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Strict COVID vaccine bills could face uphill battle in California

Alameda County health workers prepare syringes with the Moderna COVID-19 vaccine during a distribution clinic at St. Rose hospital in Hayward on Jan. 27, 2021.
Anne Wernikoff
Alameda County health workers prepare syringes with the Moderna COVID-19 vaccine during a distribution clinic at St. Rose hospital in Hayward on Jan. 27, 2021.

Vaccine bills, including one to pull state funding from law agencies that oppose public health orders, are facing headwinds.

This week, California shifted — in a small but significant way — its approach to the COVID-19 pandemic.

Effective Monday, the state Department of Public Health stopped issuing weekday updates on coronavirus data, including test positivity, hospitalizations, deaths and vaccinations. It now publishes those numbers just two days a week, on Tuesdays and Fridays. Some counties have since followed suit with their local dashboards.

  • A spokesperson for the state Department of Public Health told me in an email: “We have learned over the course of this pandemic that it is more helpful to look at data trends over time and that public health recommendations should be based on consistent trends rather than day-over-day changes, which are impacted by various testing and reporting patterns over weekends and holidays.”
  • Last week, the state also lifted its vaccine mandate for indoor mega-events.

Meanwhile, Democratic state Sen. Richard Pan of Sacramento on Wednesday postponed for the second time a key hearing on his controversial bill that would, among other things, withhold state funding from law enforcement agencies that oppose public health orders — a not-so-veiled warning for sheriff’s departments that refuse to enforce COVID mandates.

  • The bill is one of a handful introduced by a vaccine work group of Democratic legislators that, if enacted, would form the most aggressive state approach to vaccines in the nation.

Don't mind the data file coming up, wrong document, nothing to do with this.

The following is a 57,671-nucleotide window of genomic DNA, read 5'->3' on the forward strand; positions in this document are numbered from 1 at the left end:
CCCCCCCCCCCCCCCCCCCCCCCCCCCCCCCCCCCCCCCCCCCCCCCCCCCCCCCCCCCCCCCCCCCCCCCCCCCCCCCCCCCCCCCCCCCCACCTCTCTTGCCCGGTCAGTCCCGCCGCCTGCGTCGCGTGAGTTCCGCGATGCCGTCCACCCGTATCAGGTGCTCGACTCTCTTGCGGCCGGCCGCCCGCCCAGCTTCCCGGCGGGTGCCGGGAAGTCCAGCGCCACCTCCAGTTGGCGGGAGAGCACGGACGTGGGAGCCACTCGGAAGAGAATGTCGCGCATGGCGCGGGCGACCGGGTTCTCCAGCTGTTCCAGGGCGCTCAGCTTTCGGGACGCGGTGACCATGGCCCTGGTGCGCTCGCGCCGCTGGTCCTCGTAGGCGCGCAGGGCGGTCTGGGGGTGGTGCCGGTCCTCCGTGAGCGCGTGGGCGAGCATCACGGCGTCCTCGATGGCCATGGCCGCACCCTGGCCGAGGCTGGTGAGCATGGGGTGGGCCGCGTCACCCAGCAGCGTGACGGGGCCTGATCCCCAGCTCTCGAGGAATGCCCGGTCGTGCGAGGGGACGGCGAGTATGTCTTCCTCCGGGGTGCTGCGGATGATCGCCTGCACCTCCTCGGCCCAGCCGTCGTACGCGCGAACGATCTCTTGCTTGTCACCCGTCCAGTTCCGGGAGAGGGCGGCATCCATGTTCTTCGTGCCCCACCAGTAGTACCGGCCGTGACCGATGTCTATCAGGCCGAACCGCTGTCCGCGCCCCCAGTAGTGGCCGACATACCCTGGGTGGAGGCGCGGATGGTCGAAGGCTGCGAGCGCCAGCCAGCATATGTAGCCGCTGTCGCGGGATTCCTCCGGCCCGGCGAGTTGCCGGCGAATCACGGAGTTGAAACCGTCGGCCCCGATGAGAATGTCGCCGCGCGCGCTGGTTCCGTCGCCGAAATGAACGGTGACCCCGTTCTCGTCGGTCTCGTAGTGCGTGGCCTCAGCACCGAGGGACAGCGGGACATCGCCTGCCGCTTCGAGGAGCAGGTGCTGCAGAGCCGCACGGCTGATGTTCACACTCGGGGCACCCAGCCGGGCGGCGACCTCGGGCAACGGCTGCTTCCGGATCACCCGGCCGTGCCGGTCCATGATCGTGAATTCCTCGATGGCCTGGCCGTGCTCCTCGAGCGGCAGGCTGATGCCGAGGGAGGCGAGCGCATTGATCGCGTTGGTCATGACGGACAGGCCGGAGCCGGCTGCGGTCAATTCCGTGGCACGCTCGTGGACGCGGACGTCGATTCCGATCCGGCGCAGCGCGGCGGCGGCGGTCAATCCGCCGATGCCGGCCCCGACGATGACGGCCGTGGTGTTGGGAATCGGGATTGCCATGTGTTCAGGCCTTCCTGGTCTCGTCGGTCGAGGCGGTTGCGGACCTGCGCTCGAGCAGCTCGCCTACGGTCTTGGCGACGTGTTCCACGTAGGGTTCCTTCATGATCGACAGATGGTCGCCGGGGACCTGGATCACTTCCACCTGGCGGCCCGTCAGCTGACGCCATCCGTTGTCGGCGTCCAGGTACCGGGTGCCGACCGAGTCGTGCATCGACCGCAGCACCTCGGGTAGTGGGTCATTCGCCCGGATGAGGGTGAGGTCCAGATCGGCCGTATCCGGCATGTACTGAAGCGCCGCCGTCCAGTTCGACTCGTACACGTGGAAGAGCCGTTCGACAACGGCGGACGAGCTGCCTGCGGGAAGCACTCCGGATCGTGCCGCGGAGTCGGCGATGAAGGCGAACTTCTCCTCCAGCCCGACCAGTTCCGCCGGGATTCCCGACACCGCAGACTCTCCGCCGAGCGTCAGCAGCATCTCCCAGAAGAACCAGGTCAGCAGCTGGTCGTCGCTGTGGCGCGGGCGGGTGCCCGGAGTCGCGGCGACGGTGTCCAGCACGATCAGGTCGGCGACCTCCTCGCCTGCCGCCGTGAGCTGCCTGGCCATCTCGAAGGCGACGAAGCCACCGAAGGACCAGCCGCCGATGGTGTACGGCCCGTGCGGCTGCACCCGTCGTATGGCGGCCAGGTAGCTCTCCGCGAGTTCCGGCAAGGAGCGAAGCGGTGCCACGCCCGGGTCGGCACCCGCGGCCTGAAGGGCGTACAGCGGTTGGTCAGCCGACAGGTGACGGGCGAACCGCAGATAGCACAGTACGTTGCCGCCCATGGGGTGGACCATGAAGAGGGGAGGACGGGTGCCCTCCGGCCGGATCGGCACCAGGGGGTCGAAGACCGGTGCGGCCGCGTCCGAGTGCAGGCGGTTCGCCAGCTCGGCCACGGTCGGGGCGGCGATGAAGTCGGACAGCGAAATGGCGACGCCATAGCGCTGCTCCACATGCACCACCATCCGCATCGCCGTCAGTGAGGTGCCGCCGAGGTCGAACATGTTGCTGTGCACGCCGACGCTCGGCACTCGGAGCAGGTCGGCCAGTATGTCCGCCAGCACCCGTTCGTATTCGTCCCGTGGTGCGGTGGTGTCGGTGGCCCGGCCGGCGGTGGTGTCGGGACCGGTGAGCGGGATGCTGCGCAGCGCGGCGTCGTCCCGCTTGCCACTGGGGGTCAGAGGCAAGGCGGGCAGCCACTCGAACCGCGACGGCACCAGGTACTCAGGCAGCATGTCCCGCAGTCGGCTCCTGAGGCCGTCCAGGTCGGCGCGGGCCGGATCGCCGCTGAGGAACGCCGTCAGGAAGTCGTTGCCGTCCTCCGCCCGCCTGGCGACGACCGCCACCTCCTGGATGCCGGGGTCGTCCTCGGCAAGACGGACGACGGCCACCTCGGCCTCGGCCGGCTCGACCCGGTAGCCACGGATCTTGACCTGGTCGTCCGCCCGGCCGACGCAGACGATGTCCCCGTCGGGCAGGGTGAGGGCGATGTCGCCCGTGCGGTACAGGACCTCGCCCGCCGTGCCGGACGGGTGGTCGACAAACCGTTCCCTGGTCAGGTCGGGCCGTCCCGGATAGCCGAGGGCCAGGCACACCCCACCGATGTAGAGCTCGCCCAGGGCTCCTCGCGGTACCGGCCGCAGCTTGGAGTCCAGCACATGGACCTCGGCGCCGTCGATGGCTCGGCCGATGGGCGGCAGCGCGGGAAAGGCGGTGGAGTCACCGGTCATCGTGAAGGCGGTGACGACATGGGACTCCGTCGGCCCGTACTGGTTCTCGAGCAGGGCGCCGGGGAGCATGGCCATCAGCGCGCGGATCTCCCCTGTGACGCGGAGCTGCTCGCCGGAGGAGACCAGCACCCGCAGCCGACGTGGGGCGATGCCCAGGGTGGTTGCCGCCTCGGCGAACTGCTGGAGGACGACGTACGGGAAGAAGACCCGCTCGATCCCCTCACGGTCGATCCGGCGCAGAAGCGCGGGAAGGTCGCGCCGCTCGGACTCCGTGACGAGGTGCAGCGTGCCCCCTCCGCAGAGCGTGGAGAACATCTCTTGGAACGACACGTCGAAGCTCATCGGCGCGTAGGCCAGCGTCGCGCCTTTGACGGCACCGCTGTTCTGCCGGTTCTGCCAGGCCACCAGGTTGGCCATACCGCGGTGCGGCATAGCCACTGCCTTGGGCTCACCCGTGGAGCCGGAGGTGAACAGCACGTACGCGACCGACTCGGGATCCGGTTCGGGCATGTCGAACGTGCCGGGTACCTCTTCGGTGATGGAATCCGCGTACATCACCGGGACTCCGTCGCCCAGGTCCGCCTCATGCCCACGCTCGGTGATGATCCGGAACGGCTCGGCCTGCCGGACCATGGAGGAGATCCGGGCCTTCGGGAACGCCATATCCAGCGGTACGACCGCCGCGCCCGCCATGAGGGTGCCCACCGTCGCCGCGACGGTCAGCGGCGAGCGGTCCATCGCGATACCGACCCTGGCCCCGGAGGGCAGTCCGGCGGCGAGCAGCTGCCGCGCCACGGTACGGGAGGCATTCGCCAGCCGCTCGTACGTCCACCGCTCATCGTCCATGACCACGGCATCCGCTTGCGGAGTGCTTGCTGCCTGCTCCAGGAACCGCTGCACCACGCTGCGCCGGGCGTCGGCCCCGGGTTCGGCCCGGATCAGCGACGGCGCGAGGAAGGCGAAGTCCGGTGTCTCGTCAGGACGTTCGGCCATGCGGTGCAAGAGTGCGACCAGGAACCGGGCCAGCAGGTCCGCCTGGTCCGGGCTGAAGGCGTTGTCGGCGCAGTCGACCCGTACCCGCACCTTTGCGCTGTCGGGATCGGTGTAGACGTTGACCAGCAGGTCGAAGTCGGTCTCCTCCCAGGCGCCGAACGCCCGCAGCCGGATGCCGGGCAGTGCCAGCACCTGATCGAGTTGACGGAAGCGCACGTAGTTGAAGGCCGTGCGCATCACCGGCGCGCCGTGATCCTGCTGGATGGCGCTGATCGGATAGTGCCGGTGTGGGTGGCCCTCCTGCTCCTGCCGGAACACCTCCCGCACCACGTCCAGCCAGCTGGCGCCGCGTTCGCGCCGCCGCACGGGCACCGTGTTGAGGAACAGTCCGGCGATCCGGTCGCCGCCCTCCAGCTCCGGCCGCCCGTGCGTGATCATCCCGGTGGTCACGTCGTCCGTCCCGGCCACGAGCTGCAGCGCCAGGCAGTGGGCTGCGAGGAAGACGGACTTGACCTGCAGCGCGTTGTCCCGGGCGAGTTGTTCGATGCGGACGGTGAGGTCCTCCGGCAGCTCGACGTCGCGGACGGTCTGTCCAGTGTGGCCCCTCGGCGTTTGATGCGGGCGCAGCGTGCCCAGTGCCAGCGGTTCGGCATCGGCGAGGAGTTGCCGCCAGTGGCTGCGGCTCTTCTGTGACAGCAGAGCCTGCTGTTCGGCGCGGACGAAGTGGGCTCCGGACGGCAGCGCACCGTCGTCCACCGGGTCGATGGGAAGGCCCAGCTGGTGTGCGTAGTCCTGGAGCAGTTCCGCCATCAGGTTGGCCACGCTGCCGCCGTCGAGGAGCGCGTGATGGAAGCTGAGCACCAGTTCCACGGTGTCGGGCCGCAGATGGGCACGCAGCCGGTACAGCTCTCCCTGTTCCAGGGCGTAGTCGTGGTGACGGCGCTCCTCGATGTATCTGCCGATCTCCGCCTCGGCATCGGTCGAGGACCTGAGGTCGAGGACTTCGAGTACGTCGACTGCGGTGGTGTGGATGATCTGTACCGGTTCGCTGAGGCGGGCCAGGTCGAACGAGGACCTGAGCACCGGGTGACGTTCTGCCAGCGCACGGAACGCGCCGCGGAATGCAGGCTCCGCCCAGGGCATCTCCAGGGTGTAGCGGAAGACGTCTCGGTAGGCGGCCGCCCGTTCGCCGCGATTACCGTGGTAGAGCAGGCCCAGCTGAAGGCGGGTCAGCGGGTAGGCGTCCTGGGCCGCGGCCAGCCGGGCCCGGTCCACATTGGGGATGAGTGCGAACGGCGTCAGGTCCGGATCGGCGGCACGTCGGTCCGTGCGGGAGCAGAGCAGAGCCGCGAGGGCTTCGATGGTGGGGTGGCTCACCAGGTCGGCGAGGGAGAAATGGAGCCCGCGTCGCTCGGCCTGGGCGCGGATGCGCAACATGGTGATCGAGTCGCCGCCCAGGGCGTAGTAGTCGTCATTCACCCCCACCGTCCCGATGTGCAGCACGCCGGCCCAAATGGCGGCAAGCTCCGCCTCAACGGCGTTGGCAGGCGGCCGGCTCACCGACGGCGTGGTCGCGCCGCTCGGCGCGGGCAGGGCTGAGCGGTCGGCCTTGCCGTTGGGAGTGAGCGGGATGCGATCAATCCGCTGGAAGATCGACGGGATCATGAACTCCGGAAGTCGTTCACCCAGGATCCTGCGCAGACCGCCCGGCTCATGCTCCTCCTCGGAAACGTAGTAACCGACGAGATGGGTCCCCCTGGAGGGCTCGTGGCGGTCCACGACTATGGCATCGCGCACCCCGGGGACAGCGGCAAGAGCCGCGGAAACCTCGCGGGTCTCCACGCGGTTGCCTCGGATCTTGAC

• Edwin Kirby, Pan’s communications director, told me in an email: “It is not unusual for members of the Legislature to reschedule hearings on their bills in order to continue to work with stakeholders. … The vaccine work group is working to advance legislation to protect Californians so that we can continue to have some of the lowest death and hospitalization rates per capita in the U.S. Polling shows Californians continue to support common sense requirements to protect public health and save lives.”
  • But last week, Democratic Assemblymember Buffy Wicks of Oakland tabled her proposal to force companies to require workers and independent contractors to be vaccinated against COVID, citing a “new and welcome chapter in the pandemic” and pushback from public safety unions.
  • Indeed, the vaccine bills — contentious in the best of times — could be even more difficult to push through the Legislature as California’s COVID picture improves. Five of the vaccine working group’s eight bills have yet to receive a hearing date, according to a tracker maintained by GOP Assemblymember Kevin Kiley of Rocklin, who opposes the proposals. 

But California’s COVID picture is far from static. Although the state on Monday reported a record-low 231 patients with COVID in the ICU, cases are beginning to rise again in Los Angeles, San Diego and San Francisco counties, likely fueled by the contagious omicron subvariant BA.2.

CalMatters is a nonprofit, nonpartisan media venture explaining California policies and politics.